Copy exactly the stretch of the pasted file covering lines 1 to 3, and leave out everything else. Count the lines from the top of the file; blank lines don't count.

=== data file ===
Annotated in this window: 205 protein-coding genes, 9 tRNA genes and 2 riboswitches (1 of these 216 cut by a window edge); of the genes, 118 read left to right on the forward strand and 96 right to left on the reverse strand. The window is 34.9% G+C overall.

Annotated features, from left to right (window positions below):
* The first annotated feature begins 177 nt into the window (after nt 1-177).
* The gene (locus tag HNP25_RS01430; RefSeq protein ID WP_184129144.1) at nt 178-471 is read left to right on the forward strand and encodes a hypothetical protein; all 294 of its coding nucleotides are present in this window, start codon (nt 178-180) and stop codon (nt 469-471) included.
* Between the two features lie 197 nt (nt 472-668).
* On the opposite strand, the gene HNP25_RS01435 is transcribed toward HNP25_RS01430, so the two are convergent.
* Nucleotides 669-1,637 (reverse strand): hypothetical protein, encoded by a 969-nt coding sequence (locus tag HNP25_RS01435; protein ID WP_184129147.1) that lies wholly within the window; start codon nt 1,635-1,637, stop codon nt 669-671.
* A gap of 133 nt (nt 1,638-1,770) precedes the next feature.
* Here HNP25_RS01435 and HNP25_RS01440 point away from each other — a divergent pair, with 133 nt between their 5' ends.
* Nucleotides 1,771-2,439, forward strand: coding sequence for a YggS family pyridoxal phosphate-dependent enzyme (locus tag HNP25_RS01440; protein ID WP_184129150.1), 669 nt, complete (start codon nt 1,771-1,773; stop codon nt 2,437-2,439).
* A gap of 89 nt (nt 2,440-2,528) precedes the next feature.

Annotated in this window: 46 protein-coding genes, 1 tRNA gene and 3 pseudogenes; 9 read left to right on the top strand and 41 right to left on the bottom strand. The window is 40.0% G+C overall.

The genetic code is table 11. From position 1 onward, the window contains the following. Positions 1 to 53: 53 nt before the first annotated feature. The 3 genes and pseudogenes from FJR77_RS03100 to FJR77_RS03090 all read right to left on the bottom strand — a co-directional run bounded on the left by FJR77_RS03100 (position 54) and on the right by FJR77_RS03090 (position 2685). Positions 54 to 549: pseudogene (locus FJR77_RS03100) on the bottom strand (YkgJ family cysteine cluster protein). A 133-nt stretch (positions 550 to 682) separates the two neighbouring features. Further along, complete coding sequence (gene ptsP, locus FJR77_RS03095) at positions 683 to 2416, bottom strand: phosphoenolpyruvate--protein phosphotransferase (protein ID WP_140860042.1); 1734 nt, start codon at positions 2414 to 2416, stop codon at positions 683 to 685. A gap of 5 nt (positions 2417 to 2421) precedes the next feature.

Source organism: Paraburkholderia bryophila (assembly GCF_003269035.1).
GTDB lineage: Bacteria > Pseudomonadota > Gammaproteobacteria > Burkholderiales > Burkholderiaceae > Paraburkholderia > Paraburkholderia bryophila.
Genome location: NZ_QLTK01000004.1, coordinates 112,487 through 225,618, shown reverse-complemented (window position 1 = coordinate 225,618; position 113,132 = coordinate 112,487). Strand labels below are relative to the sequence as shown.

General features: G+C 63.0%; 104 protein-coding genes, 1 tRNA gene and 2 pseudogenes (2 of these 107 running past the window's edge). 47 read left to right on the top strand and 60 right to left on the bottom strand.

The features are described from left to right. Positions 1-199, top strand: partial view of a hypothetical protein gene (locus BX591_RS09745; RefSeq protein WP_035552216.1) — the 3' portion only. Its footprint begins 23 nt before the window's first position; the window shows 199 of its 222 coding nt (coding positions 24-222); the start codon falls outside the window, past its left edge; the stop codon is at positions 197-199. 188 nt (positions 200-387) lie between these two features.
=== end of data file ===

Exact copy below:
Annotated in this window: 205 protein-coding genes, 9 tRNA genes and 2 riboswitches (1 of these 216 cut by a window edge); of the genes, 118 read left to right on the forward strand and 96 right to left on the reverse strand. The window is 34.9% G+C overall.

Annotated features, from left to right (window positions below):
* The first annotated feature begins 177 nt into the window (after nt 1-177).